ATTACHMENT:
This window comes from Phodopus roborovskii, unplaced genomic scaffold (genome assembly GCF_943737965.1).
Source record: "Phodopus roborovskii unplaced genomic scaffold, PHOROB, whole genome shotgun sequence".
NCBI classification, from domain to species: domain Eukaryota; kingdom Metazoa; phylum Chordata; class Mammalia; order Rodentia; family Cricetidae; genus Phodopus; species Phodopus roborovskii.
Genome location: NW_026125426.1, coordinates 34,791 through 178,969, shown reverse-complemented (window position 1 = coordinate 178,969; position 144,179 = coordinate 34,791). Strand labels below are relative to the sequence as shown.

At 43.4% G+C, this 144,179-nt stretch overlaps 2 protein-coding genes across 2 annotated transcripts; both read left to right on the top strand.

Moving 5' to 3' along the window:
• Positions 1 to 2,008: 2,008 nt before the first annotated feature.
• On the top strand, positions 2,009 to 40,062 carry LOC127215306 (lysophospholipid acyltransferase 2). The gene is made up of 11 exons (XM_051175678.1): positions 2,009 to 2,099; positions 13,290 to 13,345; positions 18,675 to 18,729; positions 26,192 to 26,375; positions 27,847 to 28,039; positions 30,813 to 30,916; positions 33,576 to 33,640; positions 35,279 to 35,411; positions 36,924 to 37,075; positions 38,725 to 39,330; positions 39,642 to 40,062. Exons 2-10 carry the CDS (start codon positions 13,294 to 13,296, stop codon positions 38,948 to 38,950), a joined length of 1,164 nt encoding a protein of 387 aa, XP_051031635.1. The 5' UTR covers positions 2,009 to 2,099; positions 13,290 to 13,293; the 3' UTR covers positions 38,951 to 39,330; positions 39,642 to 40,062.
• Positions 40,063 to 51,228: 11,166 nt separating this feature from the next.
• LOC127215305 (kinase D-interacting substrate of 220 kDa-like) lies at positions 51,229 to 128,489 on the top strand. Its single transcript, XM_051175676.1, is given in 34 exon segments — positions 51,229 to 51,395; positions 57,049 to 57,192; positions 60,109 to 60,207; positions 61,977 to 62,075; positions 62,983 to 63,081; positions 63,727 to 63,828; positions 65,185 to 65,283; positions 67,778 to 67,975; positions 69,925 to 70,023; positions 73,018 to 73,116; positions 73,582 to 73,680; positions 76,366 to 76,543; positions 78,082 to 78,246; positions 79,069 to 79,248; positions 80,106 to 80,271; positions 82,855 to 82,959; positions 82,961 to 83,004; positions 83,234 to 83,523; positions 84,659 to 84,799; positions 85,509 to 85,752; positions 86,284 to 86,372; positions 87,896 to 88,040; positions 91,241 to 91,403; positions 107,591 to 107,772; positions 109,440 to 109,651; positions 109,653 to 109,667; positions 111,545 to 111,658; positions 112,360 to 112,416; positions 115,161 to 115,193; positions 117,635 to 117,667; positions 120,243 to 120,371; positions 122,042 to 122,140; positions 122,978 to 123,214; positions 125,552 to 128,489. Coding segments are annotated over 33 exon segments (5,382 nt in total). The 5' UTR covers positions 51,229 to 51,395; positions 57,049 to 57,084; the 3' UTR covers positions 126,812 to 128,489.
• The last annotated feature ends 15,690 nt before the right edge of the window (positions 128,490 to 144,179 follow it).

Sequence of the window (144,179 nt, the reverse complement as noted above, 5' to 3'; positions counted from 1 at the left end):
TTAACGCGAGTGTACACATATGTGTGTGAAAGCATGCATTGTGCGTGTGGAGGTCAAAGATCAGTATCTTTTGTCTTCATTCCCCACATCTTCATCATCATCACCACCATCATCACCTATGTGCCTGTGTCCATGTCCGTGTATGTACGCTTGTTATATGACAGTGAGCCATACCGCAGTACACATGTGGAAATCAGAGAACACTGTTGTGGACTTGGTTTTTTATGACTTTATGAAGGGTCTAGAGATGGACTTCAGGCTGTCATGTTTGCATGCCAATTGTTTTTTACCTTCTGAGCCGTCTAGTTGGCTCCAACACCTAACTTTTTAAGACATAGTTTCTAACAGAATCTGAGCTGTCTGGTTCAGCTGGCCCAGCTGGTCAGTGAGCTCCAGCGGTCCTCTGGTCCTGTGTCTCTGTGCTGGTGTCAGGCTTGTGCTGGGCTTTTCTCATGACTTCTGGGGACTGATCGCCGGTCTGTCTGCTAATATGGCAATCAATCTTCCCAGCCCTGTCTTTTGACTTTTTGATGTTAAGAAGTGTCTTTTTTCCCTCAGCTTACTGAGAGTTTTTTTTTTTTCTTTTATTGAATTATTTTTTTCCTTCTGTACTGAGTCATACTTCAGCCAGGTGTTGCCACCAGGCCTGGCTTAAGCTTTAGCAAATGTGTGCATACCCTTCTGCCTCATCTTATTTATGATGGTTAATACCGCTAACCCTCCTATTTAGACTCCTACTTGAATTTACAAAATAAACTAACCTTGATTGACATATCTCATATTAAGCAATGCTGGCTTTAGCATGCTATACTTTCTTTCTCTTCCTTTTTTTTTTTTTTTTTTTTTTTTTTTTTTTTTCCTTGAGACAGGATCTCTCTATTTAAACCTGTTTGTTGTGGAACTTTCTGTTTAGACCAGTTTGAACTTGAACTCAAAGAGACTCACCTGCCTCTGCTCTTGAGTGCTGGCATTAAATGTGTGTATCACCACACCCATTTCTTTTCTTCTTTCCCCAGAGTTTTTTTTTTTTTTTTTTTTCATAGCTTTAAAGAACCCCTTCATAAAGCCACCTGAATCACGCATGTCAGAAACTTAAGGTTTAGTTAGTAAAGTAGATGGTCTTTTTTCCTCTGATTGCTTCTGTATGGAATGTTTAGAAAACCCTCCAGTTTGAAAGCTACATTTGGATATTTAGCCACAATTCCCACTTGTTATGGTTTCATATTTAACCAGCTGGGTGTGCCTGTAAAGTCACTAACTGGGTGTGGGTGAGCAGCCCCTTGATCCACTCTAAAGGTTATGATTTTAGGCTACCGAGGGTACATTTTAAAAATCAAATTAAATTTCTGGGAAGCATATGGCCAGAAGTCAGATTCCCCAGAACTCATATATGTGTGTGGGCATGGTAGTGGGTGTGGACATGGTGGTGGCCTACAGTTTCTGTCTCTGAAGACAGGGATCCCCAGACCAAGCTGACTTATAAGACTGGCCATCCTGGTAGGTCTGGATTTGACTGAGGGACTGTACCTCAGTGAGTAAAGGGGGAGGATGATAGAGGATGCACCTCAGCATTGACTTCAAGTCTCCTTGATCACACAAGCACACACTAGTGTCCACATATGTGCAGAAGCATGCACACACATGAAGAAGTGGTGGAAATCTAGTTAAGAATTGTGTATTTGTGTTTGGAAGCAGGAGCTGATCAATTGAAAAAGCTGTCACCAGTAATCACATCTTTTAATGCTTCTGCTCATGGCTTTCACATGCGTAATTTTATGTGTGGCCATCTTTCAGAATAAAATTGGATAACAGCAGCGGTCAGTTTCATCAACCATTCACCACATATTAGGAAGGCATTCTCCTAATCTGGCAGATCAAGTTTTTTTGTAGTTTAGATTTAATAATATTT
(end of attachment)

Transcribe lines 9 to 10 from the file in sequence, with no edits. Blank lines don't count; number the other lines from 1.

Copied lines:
• Positions 40,063 to 51,228: 11,166 nt separating this feature from the next.
• LOC127215305 (kinase D-interacting substrate of 220 kDa-like) lies at positions 51,229 to 128,489 on the top strand. Its single transcript, XM_051175676.1, is given in 34 exon segments — positions 51,229 to 51,395; positions 57,049 to 57,192; positions 60,109 to 60,207; positions 61,977 to 62,075; positions 62,983 to 63,081; positions 63,727 to 63,828; positions 65,185 to 65,283; positions 67,778 to 67,975; positions 69,925 to 70,023; positions 73,018 to 73,116; positions 73,582 to 73,680; positions 76,366 to 76,543; positions 78,082 to 78,246; positions 79,069 to 79,248; positions 80,106 to 80,271; positions 82,855 to 82,959; positions 82,961 to 83,004; positions 83,234 to 83,523; positions 84,659 to 84,799; positions 85,509 to 85,752; positions 86,284 to 86,372; positions 87,896 to 88,040; positions 91,241 to 91,403; positions 107,591 to 107,772; positions 109,440 to 109,651; positions 109,653 to 109,667; positions 111,545 to 111,658; positions 112,360 to 112,416; positions 115,161 to 115,193; positions 117,635 to 117,667; positions 120,243 to 120,371; positions 122,042 to 122,140; positions 122,978 to 123,214; positions 125,552 to 128,489. Coding segments are annotated over 33 exon segments (5,382 nt in total). The 5' UTR covers positions 51,229 to 51,395; positions 57,049 to 57,084; the 3' UTR covers positions 126,812 to 128,489.